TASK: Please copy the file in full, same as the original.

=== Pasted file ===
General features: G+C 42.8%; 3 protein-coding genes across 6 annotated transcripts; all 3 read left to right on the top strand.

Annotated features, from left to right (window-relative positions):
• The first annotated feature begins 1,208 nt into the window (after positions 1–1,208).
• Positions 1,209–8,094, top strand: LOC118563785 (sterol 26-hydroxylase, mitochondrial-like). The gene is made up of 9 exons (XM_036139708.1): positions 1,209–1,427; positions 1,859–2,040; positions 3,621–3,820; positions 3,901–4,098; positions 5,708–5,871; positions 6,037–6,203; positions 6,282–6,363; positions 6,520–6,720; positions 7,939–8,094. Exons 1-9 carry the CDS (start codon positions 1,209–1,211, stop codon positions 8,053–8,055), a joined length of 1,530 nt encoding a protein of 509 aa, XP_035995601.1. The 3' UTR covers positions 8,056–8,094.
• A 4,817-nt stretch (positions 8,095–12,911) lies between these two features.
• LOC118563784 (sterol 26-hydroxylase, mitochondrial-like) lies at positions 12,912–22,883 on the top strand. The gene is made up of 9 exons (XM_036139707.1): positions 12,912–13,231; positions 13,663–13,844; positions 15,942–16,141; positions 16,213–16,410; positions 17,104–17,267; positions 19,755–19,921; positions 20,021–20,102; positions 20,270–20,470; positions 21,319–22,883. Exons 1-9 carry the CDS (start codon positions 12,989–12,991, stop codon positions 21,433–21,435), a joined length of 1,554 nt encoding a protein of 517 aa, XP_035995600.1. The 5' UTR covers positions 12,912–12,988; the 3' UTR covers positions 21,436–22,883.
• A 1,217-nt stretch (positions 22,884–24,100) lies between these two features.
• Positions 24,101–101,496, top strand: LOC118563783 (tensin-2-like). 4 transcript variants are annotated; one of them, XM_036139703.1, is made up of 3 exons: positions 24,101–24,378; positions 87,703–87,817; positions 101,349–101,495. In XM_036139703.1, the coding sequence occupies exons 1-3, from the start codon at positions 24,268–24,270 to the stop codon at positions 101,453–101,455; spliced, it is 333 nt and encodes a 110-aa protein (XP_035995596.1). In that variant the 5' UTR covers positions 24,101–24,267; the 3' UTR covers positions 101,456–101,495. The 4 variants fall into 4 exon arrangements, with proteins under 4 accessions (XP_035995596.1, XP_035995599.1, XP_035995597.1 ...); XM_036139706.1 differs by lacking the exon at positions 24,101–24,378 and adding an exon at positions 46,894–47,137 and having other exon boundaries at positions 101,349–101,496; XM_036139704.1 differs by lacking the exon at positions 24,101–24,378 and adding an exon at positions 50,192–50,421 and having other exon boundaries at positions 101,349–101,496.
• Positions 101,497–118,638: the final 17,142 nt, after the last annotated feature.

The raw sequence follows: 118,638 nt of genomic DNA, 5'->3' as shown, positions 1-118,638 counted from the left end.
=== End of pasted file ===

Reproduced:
General features: G+C 42.8%; 3 protein-coding genes across 6 annotated transcripts; all 3 read left to right on the top strand.

Annotated features, from left to right (window-relative positions):
• The first annotated feature begins 1,208 nt into the window (after positions 1–1,208).
• Positions 1,209–8,094, top strand: LOC118563785 (sterol 26-hydroxylase, mitochondrial-like). The gene is made up of 9 exons (XM_036139708.1): positions 1,209–1,427; positions 1,859–2,040; positions 3,621–3,820; positions 3,901–4,098; positions 5,708–5,871; positions 6,037–6,203; positions 6,282–6,363; positions 6,520–6,720; positions 7,939–8,094. Exons 1-9 carry the CDS (start codon positions 1,209–1,211, stop codon positions 8,053–8,055), a joined length of 1,530 nt encoding a protein of 509 aa, XP_035995601.1. The 3' UTR covers positions 8,056–8,094.
• A 4,817-nt stretch (positions 8,095–12,911) lies between these two features.
• LOC118563784 (sterol 26-hydroxylase, mitochondrial-like) lies at positions 12,912–22,883 on the top strand. The gene is made up of 9 exons (XM_036139707.1): positions 12,912–13,231; positions 13,663–13,844; positions 15,942–16,141; positions 16,213–16,410; positions 17,104–17,267; positions 19,755–19,921; positions 20,021–20,102; positions 20,270–20,470; positions 21,319–22,883. Exons 1-9 carry the CDS (start codon positions 12,989–12,991, stop codon positions 21,433–21,435), a joined length of 1,554 nt encoding a protein of 517 aa, XP_035995600.1. The 5' UTR covers positions 12,912–12,988; the 3' UTR covers positions 21,436–22,883.
• A 1,217-nt stretch (positions 22,884–24,100) lies between these two features.
• Positions 24,101–101,496, top strand: LOC118563783 (tensin-2-like). 4 transcript variants are annotated; one of them, XM_036139703.1, is made up of 3 exons: positions 24,101–24,378; positions 87,703–87,817; positions 101,349–101,495. In XM_036139703.1, the coding sequence occupies exons 1-3, from the start codon at positions 24,268–24,270 to the stop codon at positions 101,453–101,455; spliced, it is 333 nt and encodes a 110-aa protein (XP_035995596.1). In that variant the 5' UTR covers positions 24,101–24,267; the 3' UTR covers positions 101,456–101,495. The 4 variants fall into 4 exon arrangements, with proteins under 4 accessions (XP_035995596.1, XP_035995599.1, XP_035995597.1 ...); XM_036139706.1 differs by lacking the exon at positions 24,101–24,378 and adding an exon at positions 46,894–47,137 and having other exon boundaries at positions 101,349–101,496; XM_036139704.1 differs by lacking the exon at positions 24,101–24,378 and adding an exon at positions 50,192–50,421 and having other exon boundaries at positions 101,349–101,496.
• Positions 101,497–118,638: the final 17,142 nt, after the last annotated feature.

The raw sequence follows: 118,638 nt of genomic DNA, 5'->3' as shown, positions 1-118,638 counted from the left end.